Article

Marked Epitope- and Allele-Specific Differences in Rates of Mutation in Human Immunodeficiency Type 1 (HIV-1) Gag, Pol, and Nef Cytotoxic T-Lymphocyte Epitopes in Acute/Early HIV-1 Infection

Partners AIDS Research Center, Massachusetts General Hospital, Harvard Medical School, Boston, Massachusetts, USA.
Journal of Virology (Impact Factor: 4.65). 08/2008; 82(18):9216-27. DOI: 10.1128/JVI.01041-08
Source: PubMed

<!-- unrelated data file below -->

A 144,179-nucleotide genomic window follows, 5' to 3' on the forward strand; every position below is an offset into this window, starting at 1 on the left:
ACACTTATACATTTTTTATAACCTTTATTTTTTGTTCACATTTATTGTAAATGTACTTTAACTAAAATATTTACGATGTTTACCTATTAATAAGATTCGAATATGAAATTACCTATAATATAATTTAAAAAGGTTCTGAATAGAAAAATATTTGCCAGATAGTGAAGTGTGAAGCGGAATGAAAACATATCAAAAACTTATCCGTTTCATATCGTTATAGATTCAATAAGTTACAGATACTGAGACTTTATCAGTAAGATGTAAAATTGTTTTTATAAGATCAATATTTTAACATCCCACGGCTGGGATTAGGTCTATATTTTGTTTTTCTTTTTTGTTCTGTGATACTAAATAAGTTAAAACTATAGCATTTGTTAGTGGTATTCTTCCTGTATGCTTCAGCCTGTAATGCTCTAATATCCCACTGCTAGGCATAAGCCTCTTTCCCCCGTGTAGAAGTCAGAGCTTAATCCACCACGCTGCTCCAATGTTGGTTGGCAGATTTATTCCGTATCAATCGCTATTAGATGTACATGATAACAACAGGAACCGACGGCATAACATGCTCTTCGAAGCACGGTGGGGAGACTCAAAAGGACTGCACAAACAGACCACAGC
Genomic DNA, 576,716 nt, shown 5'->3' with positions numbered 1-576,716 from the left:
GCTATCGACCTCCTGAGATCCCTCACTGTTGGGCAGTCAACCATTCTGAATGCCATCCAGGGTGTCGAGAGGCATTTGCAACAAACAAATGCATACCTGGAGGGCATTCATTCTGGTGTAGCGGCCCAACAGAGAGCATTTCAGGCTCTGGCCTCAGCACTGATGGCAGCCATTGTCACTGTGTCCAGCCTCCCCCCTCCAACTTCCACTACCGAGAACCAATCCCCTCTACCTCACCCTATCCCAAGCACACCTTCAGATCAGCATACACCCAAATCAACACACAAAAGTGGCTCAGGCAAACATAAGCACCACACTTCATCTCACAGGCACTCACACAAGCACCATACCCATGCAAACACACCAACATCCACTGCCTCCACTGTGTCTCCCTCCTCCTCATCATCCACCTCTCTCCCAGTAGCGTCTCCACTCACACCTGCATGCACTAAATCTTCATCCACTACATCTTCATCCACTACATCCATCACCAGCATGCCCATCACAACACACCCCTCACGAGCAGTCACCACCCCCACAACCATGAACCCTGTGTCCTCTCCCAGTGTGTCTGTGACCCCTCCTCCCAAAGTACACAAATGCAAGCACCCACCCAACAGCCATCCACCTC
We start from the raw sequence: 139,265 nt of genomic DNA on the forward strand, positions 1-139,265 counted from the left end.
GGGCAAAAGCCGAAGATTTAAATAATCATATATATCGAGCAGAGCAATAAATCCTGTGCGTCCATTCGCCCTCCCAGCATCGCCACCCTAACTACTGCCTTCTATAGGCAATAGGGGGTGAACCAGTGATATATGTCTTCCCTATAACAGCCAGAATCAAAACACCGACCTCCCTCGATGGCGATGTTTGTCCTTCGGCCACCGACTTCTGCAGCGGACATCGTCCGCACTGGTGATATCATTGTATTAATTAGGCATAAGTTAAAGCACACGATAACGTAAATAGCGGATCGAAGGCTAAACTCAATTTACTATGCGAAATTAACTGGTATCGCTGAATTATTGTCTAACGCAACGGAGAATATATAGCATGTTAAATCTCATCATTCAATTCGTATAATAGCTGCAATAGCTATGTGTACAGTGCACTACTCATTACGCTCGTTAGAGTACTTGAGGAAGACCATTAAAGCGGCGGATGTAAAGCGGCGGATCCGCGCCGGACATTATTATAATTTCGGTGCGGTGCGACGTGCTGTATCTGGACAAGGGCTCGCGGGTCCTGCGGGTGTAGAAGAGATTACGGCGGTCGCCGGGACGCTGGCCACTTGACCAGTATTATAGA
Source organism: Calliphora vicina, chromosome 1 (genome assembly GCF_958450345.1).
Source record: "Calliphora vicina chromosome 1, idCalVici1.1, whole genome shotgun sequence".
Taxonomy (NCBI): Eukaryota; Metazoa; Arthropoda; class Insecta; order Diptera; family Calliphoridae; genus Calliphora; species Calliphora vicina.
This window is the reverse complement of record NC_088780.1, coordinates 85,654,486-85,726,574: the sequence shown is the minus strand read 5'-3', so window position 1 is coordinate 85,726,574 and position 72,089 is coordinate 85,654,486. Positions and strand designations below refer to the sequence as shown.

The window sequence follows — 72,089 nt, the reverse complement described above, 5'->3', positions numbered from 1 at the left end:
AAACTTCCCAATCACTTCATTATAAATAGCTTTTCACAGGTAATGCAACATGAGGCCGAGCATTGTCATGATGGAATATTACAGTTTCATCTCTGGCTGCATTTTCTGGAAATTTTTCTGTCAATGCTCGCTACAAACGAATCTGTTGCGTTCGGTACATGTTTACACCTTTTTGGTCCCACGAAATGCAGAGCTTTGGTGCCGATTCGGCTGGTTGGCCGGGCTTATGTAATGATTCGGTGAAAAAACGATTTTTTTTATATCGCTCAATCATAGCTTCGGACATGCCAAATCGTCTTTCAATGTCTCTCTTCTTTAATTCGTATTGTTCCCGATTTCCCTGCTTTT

ABSTRACT During acute human immunodeficiency virus type 1 (HIV-1) infection, early host cellular immune responses drive viral evolution. The rates and extent of these mutations, however, remain incompletely characterized. In a cohort of 98 individuals newly infected with HIV-1 subtype B, we longitudinally characterized the rates and extent of HLA-mediated escape and reversion in Gag, Pol, and Nef using a rational definition of HLA-attributable mutation based on the analysis of a large independent subtype B data set. We demonstrate rapid and dramatic HIV evolution in response to immune pressures that in general reflect established cytotoxic T-lymphocyte (CTL) response hierarchies in early infection. On a population level, HLA-driven evolution was observed in approximately 80% of published CTL epitopes. Five of the 10 most rapidly evolving epitopes were restricted by protective HLA alleles (HLA-B*13/B*51/B*57/B*5801; P = 0.01), supporting the importance of a strong early CTL response in HIV control. Consistent with known fitness costs of escape, B*57-associated mutations in Gag were among the most rapidly reverting positions upon transmission to non-B*57-expressing individuals, whereas many other HLA-associated polymorphisms displayed slow or negligible reversion. Overall, an estimated minimum of 30% of observed substitutions in Gag/Pol and 60% in Nef were attributable to HLA-associated escape and reversion events. Results underscore the dominant role of immune pressures in driving early within-host HIV evolution. Dramatic differences in escape and reversion rates across codons, genes, and HLA restrictions are observed, highlighting the complexity of viral adaptation to the host immune response.

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